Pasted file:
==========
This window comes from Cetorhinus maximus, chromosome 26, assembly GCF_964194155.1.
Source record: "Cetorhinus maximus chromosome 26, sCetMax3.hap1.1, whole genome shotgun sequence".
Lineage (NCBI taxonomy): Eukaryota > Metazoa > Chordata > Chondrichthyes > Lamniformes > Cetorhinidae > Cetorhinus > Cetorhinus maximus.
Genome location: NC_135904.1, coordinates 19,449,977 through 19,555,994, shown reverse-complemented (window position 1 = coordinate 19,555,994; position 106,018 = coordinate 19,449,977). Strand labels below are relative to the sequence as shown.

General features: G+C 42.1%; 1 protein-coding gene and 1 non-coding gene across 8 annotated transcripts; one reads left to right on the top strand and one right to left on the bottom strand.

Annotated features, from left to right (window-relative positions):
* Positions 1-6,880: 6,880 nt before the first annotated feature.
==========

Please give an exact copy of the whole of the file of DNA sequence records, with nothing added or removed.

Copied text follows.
This window comes from Cetorhinus maximus, chromosome 26, assembly GCF_964194155.1.
Source record: "Cetorhinus maximus chromosome 26, sCetMax3.hap1.1, whole genome shotgun sequence".
Lineage (NCBI taxonomy): Eukaryota > Metazoa > Chordata > Chondrichthyes > Lamniformes > Cetorhinidae > Cetorhinus > Cetorhinus maximus.
Genome location: NC_135904.1, coordinates 19,449,977 through 19,555,994, shown reverse-complemented (window position 1 = coordinate 19,555,994; position 106,018 = coordinate 19,449,977). Strand labels below are relative to the sequence as shown.

General features: G+C 42.1%; 1 protein-coding gene and 1 non-coding gene across 8 annotated transcripts; one reads left to right on the top strand and one right to left on the bottom strand.

Annotated features, from left to right (window-relative positions):
* Positions 1-6,880: 6,880 nt before the first annotated feature.